Checking your email can get tedious, right? But for two Augsburg students, the digital chore yielded unexpected benefits. Informed that they had been selected as recipients of this year’s Augsburg Women Engaged (AWE) scholarships, they registered both shock and delight.
“I was very, very surprised. It was not something I had applied for, so I was very excited to hear I got it,” says Nayra Rios ’20. After earning an associate degree at Century College in White Bear Lake, she decided to transfer to Augsburg to major in biopsychology, the next step on her way to becoming a physician’s assistant. Unfortunately, the deadline for obtaining a transfer scholarship had passed.
“I was disappointed, but I figured I would just have to find other ways to pay for school. Then a month later, this email arrived,” Rios says. She was familiar with financial challenges. Her parents are laborers who grew up in Mexico but immigrated to California, where they met, married, and had three children. They moved to Minnesota when Rios was seven years old. She attended a charter school for Hispanic students before transferring to Tartan High school in Oakdale, a transition that carried its own culture shock. But Rios found friends and pursued academic success.
Although her older brother is now pursuing a degree in law enforcement, she was the first in her family to attend college. As a child, she had encountered health issues that scared her, but compassionate treatment relieved that fear; she has wanted to pursue a career in health care ever since.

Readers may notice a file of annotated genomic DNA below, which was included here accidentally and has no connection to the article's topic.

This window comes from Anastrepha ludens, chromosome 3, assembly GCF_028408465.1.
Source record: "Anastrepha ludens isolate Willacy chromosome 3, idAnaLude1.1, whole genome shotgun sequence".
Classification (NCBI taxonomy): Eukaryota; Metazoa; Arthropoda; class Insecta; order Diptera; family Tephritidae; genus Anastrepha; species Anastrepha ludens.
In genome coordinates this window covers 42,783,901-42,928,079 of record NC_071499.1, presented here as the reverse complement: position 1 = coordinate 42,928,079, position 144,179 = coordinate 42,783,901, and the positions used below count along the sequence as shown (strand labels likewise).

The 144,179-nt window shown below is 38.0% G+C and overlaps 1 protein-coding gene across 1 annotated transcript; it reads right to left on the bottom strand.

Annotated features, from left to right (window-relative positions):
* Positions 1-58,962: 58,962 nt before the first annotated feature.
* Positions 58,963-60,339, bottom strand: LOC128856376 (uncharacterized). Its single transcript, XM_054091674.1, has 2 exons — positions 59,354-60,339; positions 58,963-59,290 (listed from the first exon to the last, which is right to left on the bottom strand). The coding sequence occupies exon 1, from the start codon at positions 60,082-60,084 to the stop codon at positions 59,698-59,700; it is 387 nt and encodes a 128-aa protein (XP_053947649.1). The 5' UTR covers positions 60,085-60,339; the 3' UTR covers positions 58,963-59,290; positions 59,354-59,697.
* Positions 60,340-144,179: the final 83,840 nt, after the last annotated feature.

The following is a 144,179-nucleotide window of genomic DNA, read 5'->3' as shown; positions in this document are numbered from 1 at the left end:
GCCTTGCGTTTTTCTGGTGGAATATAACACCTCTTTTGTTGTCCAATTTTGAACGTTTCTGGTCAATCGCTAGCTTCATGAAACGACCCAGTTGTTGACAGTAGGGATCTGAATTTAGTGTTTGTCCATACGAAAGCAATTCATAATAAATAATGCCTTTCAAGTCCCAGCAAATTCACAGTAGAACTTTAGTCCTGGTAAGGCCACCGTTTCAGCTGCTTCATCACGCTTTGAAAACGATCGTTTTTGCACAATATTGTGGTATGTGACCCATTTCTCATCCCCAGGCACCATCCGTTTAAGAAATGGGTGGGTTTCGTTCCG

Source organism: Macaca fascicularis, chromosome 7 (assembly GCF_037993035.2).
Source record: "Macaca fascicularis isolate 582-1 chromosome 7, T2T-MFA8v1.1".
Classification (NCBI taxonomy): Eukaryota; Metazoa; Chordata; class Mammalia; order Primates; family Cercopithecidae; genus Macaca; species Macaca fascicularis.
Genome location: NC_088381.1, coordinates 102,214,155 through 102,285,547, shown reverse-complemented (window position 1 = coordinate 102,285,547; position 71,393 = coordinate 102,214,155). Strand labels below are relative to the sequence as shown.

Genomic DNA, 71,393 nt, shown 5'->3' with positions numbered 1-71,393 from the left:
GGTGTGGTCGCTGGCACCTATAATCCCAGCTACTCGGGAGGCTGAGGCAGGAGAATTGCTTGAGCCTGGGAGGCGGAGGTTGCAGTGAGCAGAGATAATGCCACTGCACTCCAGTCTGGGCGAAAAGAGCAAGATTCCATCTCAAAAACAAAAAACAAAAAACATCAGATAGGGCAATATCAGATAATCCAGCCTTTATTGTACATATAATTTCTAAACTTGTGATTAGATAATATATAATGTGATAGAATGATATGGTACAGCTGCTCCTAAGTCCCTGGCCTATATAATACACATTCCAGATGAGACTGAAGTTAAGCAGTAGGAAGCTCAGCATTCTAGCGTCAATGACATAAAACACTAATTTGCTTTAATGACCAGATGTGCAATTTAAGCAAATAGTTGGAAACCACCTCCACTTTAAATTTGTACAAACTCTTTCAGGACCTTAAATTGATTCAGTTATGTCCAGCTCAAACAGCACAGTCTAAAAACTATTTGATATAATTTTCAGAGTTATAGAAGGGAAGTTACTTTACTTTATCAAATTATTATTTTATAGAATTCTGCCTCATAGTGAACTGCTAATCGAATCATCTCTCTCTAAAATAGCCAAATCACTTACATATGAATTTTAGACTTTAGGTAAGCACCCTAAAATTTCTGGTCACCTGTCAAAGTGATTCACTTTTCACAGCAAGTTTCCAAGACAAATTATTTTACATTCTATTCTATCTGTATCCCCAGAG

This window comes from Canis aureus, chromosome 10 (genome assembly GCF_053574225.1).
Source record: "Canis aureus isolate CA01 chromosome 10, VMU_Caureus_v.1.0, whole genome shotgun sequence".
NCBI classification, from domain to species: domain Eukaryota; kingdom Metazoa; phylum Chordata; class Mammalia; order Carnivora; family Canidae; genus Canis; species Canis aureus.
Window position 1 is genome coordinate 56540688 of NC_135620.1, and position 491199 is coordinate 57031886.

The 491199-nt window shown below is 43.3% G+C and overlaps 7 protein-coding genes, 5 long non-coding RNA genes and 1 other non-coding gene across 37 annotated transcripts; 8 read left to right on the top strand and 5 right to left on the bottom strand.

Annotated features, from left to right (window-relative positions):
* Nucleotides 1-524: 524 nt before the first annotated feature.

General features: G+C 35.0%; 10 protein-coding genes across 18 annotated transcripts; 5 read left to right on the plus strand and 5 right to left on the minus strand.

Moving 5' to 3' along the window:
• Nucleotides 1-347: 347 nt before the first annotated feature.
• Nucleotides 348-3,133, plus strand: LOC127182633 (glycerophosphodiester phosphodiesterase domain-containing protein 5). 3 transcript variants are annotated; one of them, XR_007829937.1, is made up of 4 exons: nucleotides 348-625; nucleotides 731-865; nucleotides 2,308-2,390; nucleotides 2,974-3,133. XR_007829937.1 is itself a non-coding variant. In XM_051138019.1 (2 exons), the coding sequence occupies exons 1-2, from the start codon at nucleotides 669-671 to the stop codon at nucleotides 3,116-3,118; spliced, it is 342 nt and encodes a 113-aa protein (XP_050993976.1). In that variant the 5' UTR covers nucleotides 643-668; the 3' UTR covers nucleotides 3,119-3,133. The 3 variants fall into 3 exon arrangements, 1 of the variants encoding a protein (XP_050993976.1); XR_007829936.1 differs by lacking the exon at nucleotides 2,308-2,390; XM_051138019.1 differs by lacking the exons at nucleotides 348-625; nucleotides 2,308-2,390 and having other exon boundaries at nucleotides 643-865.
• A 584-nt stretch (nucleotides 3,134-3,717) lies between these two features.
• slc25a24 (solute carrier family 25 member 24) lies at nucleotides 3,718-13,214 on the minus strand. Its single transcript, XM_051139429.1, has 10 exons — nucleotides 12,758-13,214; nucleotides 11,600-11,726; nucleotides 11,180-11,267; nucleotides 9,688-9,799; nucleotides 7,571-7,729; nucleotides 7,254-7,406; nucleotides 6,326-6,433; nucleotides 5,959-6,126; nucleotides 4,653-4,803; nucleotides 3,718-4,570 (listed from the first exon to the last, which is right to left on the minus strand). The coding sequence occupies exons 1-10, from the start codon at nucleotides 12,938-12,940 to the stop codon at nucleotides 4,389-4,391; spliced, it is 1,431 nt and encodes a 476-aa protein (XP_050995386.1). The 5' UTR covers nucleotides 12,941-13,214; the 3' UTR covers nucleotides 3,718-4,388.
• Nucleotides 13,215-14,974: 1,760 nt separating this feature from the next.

“My parents always supported my dreams,” she says. They had their own dreams—her mother wanted to be a nurse and her father a lawyer—but lacked resources. In Mexico, she points out, families had to pay for everything related to school: books, uniforms, etc. These days, Rios helps support herself through her off-campus work with STAR Services, which supports young people with disabilities.
She has enjoyed meeting the women involved with AWE, which was formed in 2009 to unite women with shared interests and passions through events, mentorship, and philanthropy. “They are very kind, and they made me feel important,” says Rios.
Her sentiments are echoed by Sydney Fields ’22, who describes her benefactors as “really cool.” She, too, was surprised by the scholarship award, although she recalls meeting the person who recommended her through a multicultural diversity engagement group. A graduate of Champlin High School in Brooklyn Park, she chose Augsburg for its diversity, its proximity to home, and a chance to play on the basketball team. She is #10, a guard.
“I love playing at Augsburg. It’s such a welcome and supportive program,” she says. And although she got good grades in high school and was expecting to work hard at college, she was not quite prepared for the amount of schoolwork she would encounter. Studying, on top of basketball practice and her work as a housing specialist, “gets really exhausting!”
With four older and two younger siblings, all of whom have or are pursuing some sort of college degree, Fields did come to Augsburg prepared with goals. Currently a finance major and management minor, she wants to launch two businesses. One would be a college prep class for teens, to help them prepare for the onslaught of responsibility she is discovering. The other would be a nonprofit 24-hour childcare center, designed for low-income families who need extra help because they work nights or have other scheduling challenges.
As she navigates her college years, Fields is grateful not only for the financial support AWE has provided, but also for the connection to people who understand the various situations she will experience at Augsburg. “We participants know we have a resource in this group of women. They will help us with anything we need.”